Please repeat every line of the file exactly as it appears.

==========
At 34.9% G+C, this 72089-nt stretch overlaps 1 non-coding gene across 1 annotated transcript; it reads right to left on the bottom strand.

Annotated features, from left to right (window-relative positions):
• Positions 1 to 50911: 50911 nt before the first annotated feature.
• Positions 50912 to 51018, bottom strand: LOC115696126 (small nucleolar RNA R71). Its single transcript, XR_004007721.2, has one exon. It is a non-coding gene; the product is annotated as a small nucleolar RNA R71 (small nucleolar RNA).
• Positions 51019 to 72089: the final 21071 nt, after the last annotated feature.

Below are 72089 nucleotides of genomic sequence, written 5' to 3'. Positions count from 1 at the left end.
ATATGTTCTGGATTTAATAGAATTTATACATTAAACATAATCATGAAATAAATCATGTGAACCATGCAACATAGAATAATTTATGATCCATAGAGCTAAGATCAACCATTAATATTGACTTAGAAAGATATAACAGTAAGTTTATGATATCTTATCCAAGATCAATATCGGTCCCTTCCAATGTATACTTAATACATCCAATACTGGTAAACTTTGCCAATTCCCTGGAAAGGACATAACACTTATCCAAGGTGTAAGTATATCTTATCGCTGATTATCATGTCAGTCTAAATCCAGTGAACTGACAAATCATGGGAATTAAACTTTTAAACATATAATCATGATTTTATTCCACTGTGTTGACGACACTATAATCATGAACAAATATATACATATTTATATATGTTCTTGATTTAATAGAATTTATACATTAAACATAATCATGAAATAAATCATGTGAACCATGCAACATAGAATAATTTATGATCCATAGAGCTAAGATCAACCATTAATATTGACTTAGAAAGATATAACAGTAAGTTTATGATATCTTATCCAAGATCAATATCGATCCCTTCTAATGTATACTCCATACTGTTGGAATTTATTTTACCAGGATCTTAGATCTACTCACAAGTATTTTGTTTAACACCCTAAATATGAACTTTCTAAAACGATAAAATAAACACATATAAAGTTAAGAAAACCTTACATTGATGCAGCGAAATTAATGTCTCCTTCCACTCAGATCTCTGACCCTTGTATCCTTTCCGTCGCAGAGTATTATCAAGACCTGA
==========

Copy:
At 34.9% G+C, this 72089-nt stretch overlaps 1 non-coding gene across 1 annotated transcript; it reads right to left on the bottom strand.

Annotated features, from left to right (window-relative positions):
• Positions 1 to 50911: 50911 nt before the first annotated feature.
• Positions 50912 to 51018, bottom strand: LOC115696126 (small nucleolar RNA R71). Its single transcript, XR_004007721.2, has one exon. It is a non-coding gene; the product is annotated as a small nucleolar RNA R71 (small nucleolar RNA).
• Positions 51019 to 72089: the final 21071 nt, after the last annotated feature.

Below are 72089 nucleotides of genomic sequence, written 5' to 3'. Positions count from 1 at the left end.
ATATGTTCTGGATTTAATAGAATTTATACATTAAACATAATCATGAAATAAATCATGTGAACCATGCAACATAGAATAATTTATGATCCATAGAGCTAAGATCAACCATTAATATTGACTTAGAAAGATATAACAGTAAGTTTATGATATCTTATCCAAGATCAATATCGGTCCCTTCCAATGTATACTTAATACATCCAATACTGGTAAACTTTGCCAATTCCCTGGAAAGGACATAACACTTATCCAAGGTGTAAGTATATCTTATCGCTGATTATCATGTCAGTCTAAATCCAGTGAACTGACAAATCATGGGAATTAAACTTTTAAACATATAATCATGATTTTATTCCACTGTGTTGACGACACTATAATCATGAACAAATATATACATATTTATATATGTTCTTGATTTAATAGAATTTATACATTAAACATAATCATGAAATAAATCATGTGAACCATGCAACATAGAATAATTTATGATCCATAGAGCTAAGATCAACCATTAATATTGACTTAGAAAGATATAACAGTAAGTTTATGATATCTTATCCAAGATCAATATCGATCCCTTCTAATGTATACTCCATACTGTTGGAATTTATTTTACCAGGATCTTAGATCTACTCACAAGTATTTTGTTTAACACCCTAAATATGAACTTTCTAAAACGATAAAATAAACACATATAAAGTTAAGAAAACCTTACATTGATGCAGCGAAATTAATGTCTCCTTCCACTCAGATCTCTGACCCTTGTATCCTTTCCGTCGCAGAGTATTATCAAGACCTGA